So it’s one of those ones where I don’t really know what the song is about until I’m done writing it, and I think it’s because it’s something that’s kind of fueled by anxiety. I just felt really confused, really overwhelmed, and really anxious. So that’s a tough one. It’s one of my favorite songs to play. It’s one of my favorite songs we’ve ever done, but lyrically, it’s a little all over the place.
But, it is also the perfect example of, if I were to have a songwriting style, of that, where it’s just like a bad few days and sat down and just trying to jot down whatever the fuck sounded good and made sense to me in my mind.
The “only want to stare you down” line, I’m really not 100% sure where that came from, like why I chose those words rather than just like “I’d like to see you,” which is the underlying sentiment.
SCOTT: It’s kind of aggressive. It’s kind of contradictory to what it sounds like, which is cool.
IAN: Honestly, it’s not like a bunch of diary entries or anything, but there’s definitely a therapeutic side to writing the songs, and I’ve definitely felt a whole lot better after writing a song than I felt beforehand. There’s also times where there are things that are difficult to say, but over time they sting a little less.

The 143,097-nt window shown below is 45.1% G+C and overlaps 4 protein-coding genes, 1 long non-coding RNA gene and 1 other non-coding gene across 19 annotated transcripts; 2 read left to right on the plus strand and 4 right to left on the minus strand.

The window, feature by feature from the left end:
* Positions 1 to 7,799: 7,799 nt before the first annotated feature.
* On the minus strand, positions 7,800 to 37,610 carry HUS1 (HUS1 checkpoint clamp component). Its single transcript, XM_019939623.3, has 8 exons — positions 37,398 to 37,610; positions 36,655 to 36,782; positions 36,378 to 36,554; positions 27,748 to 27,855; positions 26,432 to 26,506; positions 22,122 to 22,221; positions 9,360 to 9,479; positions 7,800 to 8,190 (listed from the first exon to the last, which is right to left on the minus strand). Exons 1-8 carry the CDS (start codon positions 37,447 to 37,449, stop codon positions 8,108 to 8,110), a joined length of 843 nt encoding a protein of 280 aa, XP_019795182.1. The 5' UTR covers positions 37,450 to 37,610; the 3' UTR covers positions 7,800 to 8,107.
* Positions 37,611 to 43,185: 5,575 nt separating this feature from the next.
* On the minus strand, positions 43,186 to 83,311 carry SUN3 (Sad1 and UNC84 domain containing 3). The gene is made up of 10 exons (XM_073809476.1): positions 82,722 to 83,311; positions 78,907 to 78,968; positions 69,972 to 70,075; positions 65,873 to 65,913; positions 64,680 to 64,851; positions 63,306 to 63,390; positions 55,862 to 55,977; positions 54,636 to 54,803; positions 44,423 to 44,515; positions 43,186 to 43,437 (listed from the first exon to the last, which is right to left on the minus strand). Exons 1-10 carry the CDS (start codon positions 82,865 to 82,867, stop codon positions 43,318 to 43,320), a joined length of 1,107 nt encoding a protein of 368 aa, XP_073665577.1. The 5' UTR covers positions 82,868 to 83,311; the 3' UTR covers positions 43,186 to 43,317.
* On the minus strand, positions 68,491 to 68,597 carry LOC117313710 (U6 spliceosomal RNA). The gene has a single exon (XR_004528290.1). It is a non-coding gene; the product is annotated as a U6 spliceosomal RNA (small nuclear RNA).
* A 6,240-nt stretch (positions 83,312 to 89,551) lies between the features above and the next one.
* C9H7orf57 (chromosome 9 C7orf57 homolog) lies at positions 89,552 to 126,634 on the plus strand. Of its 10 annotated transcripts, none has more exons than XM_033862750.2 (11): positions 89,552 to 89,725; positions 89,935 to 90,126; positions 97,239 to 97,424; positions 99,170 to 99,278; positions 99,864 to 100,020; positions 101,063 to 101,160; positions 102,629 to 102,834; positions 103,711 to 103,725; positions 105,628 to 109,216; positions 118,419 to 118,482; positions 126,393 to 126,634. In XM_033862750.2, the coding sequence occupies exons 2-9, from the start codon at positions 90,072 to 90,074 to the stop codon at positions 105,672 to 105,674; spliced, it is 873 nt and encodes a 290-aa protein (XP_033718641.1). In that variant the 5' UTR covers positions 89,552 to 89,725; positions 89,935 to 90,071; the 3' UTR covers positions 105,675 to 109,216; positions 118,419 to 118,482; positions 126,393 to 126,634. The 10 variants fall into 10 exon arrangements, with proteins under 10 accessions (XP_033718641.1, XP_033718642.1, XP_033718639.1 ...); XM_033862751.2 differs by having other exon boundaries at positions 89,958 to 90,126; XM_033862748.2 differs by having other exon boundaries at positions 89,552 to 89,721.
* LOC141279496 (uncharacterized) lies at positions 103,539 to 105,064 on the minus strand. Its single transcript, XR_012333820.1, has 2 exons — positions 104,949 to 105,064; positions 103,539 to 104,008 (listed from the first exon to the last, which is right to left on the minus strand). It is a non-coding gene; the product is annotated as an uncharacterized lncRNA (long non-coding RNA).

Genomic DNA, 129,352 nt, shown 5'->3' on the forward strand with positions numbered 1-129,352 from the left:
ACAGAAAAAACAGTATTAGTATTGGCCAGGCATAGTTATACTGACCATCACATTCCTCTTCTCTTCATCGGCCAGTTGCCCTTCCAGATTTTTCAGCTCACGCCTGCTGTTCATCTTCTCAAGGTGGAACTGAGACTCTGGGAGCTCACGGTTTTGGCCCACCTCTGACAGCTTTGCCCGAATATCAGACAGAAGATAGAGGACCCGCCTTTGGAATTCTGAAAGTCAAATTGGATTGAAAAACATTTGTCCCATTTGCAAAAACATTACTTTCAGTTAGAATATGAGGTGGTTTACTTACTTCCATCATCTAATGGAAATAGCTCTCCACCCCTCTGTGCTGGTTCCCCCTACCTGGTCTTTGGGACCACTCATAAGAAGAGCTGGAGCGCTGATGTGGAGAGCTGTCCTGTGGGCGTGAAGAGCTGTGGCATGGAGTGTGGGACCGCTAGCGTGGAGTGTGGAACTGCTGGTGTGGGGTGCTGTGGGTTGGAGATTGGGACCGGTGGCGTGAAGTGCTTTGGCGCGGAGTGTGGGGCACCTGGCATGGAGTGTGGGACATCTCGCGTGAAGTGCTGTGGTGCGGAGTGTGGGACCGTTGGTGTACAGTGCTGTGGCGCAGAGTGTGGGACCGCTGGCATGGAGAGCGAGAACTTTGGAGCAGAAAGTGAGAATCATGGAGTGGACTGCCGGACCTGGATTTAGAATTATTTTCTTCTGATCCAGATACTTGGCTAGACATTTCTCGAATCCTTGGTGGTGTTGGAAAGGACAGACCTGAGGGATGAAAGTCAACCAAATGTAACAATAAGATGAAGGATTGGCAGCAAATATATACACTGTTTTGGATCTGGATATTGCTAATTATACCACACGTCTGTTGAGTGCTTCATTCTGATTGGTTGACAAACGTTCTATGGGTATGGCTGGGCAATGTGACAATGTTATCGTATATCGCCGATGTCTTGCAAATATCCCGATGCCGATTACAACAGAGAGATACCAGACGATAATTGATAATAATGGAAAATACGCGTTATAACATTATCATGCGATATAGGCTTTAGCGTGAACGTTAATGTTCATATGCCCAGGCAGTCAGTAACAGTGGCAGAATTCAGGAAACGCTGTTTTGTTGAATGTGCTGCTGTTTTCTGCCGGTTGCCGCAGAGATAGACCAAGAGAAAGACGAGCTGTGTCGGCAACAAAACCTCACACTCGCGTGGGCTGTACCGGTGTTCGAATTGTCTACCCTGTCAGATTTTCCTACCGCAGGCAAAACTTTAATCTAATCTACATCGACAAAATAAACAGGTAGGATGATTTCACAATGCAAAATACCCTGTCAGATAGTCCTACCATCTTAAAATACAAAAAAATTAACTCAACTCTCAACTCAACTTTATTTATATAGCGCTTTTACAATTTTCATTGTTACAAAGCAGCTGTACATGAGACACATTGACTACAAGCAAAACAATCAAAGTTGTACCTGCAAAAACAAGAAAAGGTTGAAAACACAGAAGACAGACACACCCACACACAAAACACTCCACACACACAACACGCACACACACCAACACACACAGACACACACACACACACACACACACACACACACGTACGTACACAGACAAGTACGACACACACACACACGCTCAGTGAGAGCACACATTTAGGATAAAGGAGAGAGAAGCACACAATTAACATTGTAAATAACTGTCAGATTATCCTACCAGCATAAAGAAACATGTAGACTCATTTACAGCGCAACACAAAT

I was actually listening to our second record the other day, because we’re trying to see what songs to play all summer because we have a shitload of shows. It’s so weird to think about what was going on at the time those songs were written versus what was going on during the last record, things like that. The new record, I don’t know how many goddamn times I say “knees” on it, but I’ve had like five or six knee surgeries between the last record and this record, so that pops up a lot more. That wasn’t conscious at all.
“Pure Hate” was definitely a one-day song. I think like at 11 a.m., I woke up, wrote that song, and the reason I can talk to you casually or gloat about that is because that fucking never happens! And if it does, it’s something stupid like “Her and Cigarettes” or something.
SCOTT: Wait, did you just say that “Her and Cigarettes” is stupid?
SCOTT: Why do you think that?
IAN: It’s a joke. We were at a party, on a $20 dare. I think I was just drunk and cocky at a party when I was 21 while I was writing our first record and had my bedroom full of friends. I had just started writing songs, so I thought it was just easy as fuck. “I can write a song in 15 minutes.” And then a good friend said “I’ll give you $20 if you write a song in 15 minutes.” And that’s what “Her and Cigarettes” was.
Cheap Girls is on tour now and just released their best record yet, Famous Graves. Check them out at any of the links below!
Cheap Girls Website
Cheap Girls Facebook
Cheap Girls at Xtra Mile Records